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Chitosan: The Preliminary Research and the Host/Parasite System that Led to the Discovery of its Antifungal and Gene Inducing Properties | OMICS International
ISSN: 1747-0862
Journal of Molecular and Genetic Medicine
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Chitosan: The Preliminary Research and the Host/Parasite System that Led to the Discovery of its Antifungal and Gene Inducing Properties

Lee A Hadwiger*

Department of Plant Pathology, Washington State University, Pullman, WA 99164, USA

Corresponding Author:
Hadwiger LA
Department of Plant Pathology
Washington State Universi, Pullman, WA 99164, USA
Tel: 1-509-335-3751
E-mail: [email protected]

Received Date: February 05, 2014; Accepted Date: February 05, 2015; Published Date: February 12, 2015

Citation: Hadwiger LA (2015) Chitosan: The Preliminary Research and the Host/Parasite System that Led to the Discovery of its Antifungal and Gene Inducing Properties. J Mol Genet Med 9:158. doi: 10.4172/1747-0862.1000158

Copyright: © 2015 Hadwiger LA. This is an open-access article distributed under the terms of the Creative Commons Attribution License, which permits unrestricted use, distribution, and reproduction in any medium, provided the original author and source are credited.

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Being in the terminal phase of my scientific career I am grabbing the literary license to tell a story of the discovery of two biological properties of chitosan, namely, its gene activating potential [1] and its anti-microbial properties [2]. The geneticist, Gregor Mendel, selected peas as a genetic tool and I garnered a pea pod system from an Australian pathologist, I.A.M. Cruickshank, as a biological tool [3]. When the immature pea pod is split, the epidermal cell layer surface, the endocarp is temporarily exposed without a cuticle layer. Thus these naked, undamaged cells rapidly respond to foreign cell, macromolecules, UV radiation, fungal spores of plant pathogens, to initiate (or not initate) the synthesis of an antifungal isoflavonoid called pisatin. The accumulation of this easily quantitated product is associated with many of the plant immune responses such as the activation of genes coding for enzymes in a secondary pathway and pea defense genes termed DRR genes and later were called pathogenesis-related or PR genes.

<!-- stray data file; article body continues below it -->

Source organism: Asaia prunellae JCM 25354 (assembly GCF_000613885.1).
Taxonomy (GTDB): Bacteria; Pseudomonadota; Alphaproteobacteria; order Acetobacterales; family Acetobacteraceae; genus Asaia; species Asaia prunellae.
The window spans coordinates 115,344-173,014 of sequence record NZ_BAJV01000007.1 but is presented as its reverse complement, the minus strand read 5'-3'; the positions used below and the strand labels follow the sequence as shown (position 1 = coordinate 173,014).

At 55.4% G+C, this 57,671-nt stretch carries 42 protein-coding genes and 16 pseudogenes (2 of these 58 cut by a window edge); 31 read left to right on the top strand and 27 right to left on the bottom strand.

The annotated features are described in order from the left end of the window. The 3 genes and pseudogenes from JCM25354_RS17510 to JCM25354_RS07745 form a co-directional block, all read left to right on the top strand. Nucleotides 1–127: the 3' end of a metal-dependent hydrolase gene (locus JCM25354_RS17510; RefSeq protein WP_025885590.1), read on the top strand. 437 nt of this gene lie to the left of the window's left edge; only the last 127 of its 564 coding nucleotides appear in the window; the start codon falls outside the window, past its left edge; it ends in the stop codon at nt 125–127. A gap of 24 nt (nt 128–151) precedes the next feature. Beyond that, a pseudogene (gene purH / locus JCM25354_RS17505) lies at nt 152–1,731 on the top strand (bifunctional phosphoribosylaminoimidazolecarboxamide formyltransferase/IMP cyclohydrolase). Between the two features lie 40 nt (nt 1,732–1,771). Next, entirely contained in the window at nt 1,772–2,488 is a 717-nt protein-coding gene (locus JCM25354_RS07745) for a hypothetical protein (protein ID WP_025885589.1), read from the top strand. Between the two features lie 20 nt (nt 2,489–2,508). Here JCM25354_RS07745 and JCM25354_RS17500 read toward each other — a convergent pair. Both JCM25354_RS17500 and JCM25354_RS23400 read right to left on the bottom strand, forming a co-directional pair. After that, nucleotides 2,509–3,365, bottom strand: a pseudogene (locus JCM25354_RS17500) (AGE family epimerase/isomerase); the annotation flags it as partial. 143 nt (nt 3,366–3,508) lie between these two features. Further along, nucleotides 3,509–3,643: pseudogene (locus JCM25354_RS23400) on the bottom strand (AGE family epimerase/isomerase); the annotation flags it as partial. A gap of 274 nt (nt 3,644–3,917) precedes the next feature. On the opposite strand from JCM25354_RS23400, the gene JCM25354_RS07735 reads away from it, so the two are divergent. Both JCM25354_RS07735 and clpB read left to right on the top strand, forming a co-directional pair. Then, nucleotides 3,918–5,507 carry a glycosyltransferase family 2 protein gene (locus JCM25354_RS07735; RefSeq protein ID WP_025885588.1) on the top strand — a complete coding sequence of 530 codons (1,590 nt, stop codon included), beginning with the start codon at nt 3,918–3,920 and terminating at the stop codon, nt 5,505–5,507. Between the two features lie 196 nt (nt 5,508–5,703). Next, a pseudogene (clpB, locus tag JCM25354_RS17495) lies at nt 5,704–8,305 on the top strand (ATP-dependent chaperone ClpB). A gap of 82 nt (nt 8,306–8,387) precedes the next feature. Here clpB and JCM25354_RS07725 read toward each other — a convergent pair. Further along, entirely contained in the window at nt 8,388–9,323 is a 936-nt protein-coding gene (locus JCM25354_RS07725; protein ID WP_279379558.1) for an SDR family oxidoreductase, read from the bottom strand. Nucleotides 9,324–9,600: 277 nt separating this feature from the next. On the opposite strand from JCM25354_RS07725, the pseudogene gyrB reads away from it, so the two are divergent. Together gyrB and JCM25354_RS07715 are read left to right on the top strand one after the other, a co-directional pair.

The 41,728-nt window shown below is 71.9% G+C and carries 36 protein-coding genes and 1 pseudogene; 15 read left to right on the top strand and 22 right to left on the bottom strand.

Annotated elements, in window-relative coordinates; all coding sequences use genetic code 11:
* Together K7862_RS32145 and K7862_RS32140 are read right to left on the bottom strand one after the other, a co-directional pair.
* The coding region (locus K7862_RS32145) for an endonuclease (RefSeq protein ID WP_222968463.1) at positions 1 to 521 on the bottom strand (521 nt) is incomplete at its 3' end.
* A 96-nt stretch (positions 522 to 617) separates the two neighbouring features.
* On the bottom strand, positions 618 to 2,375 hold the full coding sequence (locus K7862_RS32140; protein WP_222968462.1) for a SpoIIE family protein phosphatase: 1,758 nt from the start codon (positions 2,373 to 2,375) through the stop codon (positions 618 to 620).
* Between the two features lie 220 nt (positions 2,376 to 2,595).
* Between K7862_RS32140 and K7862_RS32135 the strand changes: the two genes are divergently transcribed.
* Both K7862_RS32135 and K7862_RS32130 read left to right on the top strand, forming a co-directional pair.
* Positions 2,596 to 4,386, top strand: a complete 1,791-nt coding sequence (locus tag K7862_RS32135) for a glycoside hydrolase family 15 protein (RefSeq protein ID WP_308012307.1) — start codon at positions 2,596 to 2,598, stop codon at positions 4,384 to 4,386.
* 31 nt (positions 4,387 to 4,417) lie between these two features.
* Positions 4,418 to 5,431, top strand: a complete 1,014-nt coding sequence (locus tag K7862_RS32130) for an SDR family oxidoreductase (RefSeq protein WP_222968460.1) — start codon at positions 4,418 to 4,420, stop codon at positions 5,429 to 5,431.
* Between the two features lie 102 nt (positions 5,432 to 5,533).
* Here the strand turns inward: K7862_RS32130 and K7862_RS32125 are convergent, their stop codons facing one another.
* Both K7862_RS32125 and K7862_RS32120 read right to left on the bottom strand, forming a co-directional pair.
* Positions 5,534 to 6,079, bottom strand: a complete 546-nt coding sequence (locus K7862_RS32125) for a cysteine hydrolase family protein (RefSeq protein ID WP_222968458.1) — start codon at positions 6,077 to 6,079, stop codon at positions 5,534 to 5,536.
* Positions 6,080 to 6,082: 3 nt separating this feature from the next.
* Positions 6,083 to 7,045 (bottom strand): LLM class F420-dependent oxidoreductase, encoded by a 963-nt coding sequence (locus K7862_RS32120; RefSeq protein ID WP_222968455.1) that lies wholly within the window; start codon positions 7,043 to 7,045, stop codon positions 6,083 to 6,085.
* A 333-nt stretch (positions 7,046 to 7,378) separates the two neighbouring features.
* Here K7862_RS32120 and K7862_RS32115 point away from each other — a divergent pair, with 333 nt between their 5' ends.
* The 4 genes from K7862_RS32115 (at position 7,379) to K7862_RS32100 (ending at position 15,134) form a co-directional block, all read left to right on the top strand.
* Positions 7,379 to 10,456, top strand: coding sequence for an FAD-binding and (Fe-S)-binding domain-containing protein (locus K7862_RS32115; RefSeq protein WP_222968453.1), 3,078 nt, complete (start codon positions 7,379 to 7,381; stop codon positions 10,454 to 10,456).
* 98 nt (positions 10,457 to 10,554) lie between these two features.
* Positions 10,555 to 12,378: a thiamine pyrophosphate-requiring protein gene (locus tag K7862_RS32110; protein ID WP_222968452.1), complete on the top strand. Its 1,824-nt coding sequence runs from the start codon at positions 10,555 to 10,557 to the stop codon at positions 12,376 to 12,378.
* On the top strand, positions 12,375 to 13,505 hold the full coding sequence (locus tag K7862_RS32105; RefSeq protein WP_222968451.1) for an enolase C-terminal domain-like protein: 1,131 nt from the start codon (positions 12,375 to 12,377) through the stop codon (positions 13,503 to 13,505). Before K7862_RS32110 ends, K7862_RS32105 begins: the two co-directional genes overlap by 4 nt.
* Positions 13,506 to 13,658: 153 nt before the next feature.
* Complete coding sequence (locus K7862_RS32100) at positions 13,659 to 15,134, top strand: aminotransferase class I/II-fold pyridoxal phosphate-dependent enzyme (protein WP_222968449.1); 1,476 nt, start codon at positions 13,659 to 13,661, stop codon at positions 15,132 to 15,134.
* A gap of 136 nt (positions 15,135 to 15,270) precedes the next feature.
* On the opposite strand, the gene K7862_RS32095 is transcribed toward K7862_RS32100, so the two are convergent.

These latter gene products are crucial to the development of the plant’s immune response [4]. Thus this system is a simple, excellent assay system for evaluating the plant’s response to an unlimited array of microbes, chemicals, compounds, and physical effects such as ultra violet light. This encouraged Professor Cruickshank’s laboratory to pursue research investigating the action of heavy metals, salts etc, that could at some level increase or block pisatin production. My laboratory joined into this endeavor but quickly became interested in how these and other plant defense genes were activated [5]. First was this response actually a result of increase in mRNA? The RNA synthesis inhibitor of choice at that time was, actinomycin D (AD). AD is composed of planer rings that intercalate into DNA in between the base pairs of the DNA ladder and its attached peptide components settled into the DNA grooves preventing polymerase complexes from moving through the open reading frame of a gene. In microbial systems this blockage efficiently suppressed the synthesis of RNA. Surprisingly, when AD was employed to block pisatin production in pea, it actually super-enhanced pisatin accumulation, as well as the activity of enzymes in the pisatin pathway [6]. The long-story-short explanation was obtained by the use of labeled AD, which in microbial systems blocked transcription but required an intercalation rate of 1 molecule per 1000 base pairs of DNA. The amount intercalating into pea nuclear DNA was one AD molecule per 10,000 base pairs [7]. This brought into play the moderate intercalating action of AD as a distorter of the DNA helix [8]. This resulted in a loosening of the entire chromatin structure enabling the read-through by polymerase II complexes of the defense genes that were typically silent. The subsequent pea pod assays encompassed hundreds of both regulatory chemicals and many biologically active components. Many of the components that had positive enhancements also had some potential to interact with DNA or other components of chromatin. Pure isolated DNA has an abundance of negative charges. Therefore polymers with an abundance of positive charges have an affinity to DNA. The positive charged polymers found to be pisatin inducers included poly-lysine, poly-arginine, poly-ornithine, protamine, histone and spermine [9]. Alternately, polymers of many other amino acids were not inducers. At that time, 1978, a new book appeared entitled, “Chitin” authored by Muzzarelli [10] described a deacetylated chitin molecule called chitosan. Even though chitosan was already a commercial product for industrial uses and reported as a component of some fungal walls, I was only now seeing it as a polycationic polymer with strong similarities with basic amino acid polymers. It was no surprise to find chitosan as a strong inducer of pisatin and the other defense responses. Since our laboratory was also assaying for antifungal compounds it was rewarding to know that chitosan also had anti-microbial properties [2]. As a refinement of the size optimums for chitosan oligomers as inducers of biological activity it was determined that a polymer of 7 glucosamine sugars was optimal for both the antifungal and immunity inducing properties [11,12] and that such oligomers were clearly major players in plant host/ fungal parasite interactions. This basic research made possible some innovations in agriculture, the most important was a wheat seed treatment “YEA” that both increased wheat yield and reduced symptoms of a root rotting disease called “eye spot”. Chitosan was also found to induce a defense response in potato against the Potato Late Blight disease. However this response resulted in less crop protection than some commercial fungicides. Another property of chitosan already mentioned is its ability to complex with negatively charged components. This property enabled its use as a “sticker” for copper sulfate pentahydrate on potatoes to reduce late blight symptoms [13]. This chitosan “sticking” component enabled the antifungal properties of the copper sulfate compound to reside on the potato leaf surface and remain in a position to combat the incoming spores of Phytophthora infestans, the causal agent of Potato Late Blight. Other agricultural chitosan applications [14] and interaction signaling have been reported [15].